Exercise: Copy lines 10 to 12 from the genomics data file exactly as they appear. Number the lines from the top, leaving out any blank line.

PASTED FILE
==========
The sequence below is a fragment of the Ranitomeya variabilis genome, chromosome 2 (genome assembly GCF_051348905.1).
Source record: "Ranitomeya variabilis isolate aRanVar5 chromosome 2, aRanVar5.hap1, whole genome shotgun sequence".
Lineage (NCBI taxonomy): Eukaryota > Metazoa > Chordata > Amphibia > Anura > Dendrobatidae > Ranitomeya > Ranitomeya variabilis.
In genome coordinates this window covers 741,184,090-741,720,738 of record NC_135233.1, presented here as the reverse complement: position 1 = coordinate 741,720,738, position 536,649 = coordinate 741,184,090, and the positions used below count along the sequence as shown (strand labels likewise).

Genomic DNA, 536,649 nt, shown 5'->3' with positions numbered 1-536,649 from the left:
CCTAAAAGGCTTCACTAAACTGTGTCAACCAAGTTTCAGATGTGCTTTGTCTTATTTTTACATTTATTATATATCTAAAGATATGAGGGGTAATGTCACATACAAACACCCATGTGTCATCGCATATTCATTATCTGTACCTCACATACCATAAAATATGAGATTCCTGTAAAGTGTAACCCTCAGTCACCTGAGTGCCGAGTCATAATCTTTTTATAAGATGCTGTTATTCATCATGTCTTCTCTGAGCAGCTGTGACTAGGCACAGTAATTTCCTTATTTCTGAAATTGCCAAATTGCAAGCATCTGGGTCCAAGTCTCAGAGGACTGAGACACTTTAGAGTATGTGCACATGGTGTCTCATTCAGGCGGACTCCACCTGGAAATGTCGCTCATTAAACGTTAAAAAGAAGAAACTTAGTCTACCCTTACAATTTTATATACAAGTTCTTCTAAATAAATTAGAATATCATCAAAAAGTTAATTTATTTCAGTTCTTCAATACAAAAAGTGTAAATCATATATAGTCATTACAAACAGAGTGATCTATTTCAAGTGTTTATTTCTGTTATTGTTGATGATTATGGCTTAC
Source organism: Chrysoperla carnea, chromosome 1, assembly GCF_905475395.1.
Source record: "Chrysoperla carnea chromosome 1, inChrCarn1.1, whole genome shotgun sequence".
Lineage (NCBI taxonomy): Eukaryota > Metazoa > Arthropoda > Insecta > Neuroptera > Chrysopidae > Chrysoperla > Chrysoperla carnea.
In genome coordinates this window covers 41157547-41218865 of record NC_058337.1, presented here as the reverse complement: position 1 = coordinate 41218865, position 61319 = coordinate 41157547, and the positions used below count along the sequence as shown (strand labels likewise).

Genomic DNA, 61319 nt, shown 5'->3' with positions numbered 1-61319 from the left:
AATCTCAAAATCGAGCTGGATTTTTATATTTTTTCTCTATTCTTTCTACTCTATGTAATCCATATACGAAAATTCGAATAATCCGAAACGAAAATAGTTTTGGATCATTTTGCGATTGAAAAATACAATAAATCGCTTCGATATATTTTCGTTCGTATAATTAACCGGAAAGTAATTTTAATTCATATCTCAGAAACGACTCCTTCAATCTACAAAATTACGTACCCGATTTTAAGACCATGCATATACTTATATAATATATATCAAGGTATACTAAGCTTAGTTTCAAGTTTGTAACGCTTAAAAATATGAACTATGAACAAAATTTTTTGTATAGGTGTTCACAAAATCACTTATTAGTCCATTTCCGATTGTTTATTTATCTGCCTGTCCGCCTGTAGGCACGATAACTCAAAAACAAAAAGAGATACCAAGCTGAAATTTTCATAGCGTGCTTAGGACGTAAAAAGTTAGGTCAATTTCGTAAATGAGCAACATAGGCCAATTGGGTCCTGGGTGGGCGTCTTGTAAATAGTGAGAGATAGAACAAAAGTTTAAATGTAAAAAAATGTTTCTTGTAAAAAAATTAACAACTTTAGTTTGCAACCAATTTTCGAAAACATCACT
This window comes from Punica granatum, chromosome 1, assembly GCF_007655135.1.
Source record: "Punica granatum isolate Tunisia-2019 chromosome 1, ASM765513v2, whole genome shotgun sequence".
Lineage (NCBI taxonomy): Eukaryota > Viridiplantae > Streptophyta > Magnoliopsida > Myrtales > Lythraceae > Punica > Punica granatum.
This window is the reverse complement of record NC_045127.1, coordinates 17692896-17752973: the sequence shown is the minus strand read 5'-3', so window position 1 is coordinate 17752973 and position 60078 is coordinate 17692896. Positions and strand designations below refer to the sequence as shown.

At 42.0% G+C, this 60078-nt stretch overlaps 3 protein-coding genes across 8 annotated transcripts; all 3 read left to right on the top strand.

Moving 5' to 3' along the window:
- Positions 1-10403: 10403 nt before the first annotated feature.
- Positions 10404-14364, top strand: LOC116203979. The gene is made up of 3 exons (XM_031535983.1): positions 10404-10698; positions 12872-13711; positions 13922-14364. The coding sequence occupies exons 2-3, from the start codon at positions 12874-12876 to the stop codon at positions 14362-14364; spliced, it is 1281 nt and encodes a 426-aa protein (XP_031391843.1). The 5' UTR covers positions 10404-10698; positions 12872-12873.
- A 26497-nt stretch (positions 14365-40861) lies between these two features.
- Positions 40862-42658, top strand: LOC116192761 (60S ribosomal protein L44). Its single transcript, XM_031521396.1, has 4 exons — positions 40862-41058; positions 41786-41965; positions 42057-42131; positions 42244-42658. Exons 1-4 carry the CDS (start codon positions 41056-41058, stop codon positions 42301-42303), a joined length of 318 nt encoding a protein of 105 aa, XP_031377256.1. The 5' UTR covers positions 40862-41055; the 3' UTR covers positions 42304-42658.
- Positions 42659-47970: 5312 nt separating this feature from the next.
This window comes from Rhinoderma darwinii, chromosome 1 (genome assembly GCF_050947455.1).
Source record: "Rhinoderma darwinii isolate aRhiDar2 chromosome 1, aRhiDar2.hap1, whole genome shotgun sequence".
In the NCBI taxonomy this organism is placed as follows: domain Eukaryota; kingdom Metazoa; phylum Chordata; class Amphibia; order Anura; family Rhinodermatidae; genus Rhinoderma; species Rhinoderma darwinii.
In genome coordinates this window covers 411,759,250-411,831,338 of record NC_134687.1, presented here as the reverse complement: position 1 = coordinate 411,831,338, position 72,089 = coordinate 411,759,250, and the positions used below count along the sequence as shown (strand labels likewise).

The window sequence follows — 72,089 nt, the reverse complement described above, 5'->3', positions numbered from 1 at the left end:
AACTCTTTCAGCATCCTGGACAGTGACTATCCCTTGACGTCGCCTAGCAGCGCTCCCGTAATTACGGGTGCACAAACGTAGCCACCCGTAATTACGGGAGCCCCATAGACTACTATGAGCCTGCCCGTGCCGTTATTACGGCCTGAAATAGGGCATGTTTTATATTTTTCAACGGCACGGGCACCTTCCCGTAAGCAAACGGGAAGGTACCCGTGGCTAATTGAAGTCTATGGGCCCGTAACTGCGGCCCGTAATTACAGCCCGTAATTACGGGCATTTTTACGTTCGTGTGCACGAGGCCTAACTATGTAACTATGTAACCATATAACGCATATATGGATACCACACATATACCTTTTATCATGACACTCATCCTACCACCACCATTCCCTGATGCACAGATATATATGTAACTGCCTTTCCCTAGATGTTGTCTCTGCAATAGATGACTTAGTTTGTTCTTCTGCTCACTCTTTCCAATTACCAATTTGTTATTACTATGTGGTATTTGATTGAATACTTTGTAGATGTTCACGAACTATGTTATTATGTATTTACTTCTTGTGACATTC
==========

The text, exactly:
In genome coordinates this window covers 41157547-41218865 of record NC_058337.1, presented here as the reverse complement: position 1 = coordinate 41218865, position 61319 = coordinate 41157547, and the positions used below count along the sequence as shown (strand labels likewise).

Genomic DNA, 61319 nt, shown 5'->3' with positions numbered 1-61319 from the left:
AATCTCAAAATCGAGCTGGATTTTTATATTTTTTCTCTATTCTTTCTACTCTATGTAATCCATATACGAAAATTCGAATAATCCGAAACGAAAATAGTTTTGGATCATTTTGCGATTGAAAAATACAATAAATCGCTTCGATATATTTTCGTTCGTATAATTAACCGGAAAGTAATTTTAATTCATATCTCAGAAACGACTCCTTCAATCTACAAAATTACGTACCCGATTTTAAGACCATGCATATACTTATATAATATATATCAAGGTATACTAAGCTTAGTTTCAAGTTTGTAACGCTTAAAAATATGAACTATGAACAAAATTTTTTGTATAGGTGTTCACAAAATCACTTATTAGTCCATTTCCGATTGTTTATTTATCTGCCTGTCCGCCTGTAGGCACGATAACTCAAAAACAAAAAGAGATACCAAGCTGAAATTTTCATAGCGTGCTTAGGACGTAAAAAGTTAGGTCAATTTCGTAAATGAGCAACATAGGCCAATTGGGTCCTGGGTGGGCGTCTTGTAAATAGTGAGAGATAGAACAAAAGTTTAAATGTAAAAAAATGTTTCTTGTAAAAAAATTAACAACTTTAGTTTGCAACCAATTTTCGAAAACATCACT